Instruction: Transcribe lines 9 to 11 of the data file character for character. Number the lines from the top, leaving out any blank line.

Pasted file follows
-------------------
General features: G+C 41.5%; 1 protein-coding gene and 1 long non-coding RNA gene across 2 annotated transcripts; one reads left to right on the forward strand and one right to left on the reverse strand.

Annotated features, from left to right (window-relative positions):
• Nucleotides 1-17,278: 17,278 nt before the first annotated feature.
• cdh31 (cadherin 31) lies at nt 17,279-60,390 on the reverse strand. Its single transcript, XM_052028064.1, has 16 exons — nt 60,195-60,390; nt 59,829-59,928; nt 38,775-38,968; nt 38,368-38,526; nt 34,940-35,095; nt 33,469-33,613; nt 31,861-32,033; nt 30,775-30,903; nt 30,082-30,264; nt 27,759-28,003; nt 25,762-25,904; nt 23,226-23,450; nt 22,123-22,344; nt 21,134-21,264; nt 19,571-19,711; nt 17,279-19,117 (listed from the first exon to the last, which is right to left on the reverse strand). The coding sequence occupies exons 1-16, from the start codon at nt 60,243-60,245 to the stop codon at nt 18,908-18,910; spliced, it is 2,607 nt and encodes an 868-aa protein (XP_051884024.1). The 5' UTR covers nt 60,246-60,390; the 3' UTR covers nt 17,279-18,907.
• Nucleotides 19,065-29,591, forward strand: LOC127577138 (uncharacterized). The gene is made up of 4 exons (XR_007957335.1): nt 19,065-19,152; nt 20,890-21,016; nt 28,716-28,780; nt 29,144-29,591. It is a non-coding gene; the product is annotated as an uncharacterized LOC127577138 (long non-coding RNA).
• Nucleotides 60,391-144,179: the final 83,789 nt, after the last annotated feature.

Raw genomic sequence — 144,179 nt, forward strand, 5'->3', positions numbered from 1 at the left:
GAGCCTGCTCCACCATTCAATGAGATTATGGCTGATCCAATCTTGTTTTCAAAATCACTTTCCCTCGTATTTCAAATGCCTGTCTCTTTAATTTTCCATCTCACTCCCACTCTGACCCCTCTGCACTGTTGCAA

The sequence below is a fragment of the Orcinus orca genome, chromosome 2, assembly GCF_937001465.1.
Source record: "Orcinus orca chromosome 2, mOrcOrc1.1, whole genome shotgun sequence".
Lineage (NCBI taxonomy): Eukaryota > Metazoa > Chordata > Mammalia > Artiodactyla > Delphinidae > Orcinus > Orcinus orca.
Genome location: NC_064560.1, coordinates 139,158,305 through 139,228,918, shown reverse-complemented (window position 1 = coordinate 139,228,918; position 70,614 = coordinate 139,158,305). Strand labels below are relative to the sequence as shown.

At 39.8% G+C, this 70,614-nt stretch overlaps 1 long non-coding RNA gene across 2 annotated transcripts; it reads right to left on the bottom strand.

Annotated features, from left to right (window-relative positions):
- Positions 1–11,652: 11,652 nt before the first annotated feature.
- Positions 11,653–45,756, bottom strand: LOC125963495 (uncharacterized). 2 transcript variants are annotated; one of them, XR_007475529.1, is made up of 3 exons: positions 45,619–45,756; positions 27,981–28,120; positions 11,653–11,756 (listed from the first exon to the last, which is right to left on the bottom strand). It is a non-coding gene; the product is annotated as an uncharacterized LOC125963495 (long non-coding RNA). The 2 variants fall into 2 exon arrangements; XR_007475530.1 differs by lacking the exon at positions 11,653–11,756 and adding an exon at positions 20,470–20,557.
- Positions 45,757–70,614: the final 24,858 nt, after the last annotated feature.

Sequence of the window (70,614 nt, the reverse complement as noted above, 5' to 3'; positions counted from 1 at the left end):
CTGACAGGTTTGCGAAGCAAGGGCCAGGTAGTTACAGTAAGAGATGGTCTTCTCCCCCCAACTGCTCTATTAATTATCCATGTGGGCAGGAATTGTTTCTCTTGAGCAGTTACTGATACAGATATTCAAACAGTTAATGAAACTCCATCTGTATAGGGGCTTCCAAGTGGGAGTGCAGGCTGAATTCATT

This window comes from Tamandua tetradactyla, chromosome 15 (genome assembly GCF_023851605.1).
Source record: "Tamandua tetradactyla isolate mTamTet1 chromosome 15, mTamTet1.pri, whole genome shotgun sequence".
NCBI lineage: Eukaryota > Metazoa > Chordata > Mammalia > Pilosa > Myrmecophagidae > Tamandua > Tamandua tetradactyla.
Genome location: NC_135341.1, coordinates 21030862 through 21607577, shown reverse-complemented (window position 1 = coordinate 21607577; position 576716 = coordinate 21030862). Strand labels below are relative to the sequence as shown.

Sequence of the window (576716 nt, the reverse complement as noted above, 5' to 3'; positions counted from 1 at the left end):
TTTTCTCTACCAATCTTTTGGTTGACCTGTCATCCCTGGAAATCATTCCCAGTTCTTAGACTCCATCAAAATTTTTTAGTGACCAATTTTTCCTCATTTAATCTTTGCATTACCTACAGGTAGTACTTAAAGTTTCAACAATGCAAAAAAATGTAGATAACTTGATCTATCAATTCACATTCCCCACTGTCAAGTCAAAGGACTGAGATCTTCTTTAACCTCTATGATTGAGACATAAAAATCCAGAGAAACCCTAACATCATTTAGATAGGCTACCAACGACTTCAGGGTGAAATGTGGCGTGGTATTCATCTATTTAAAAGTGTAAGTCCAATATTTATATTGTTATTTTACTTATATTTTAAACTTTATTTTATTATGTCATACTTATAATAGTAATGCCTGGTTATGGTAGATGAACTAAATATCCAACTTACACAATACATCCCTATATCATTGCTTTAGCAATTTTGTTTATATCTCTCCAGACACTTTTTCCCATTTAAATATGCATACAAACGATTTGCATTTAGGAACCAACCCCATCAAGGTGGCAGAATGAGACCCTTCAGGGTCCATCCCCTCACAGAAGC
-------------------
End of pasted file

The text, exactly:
The sequence below is a fragment of the Orcinus orca genome, chromosome 2, assembly GCF_937001465.1.
Source record: "Orcinus orca chromosome 2, mOrcOrc1.1, whole genome shotgun sequence".
Lineage (NCBI taxonomy): Eukaryota > Metazoa > Chordata > Mammalia > Artiodactyla > Delphinidae > Orcinus > Orcinus orca.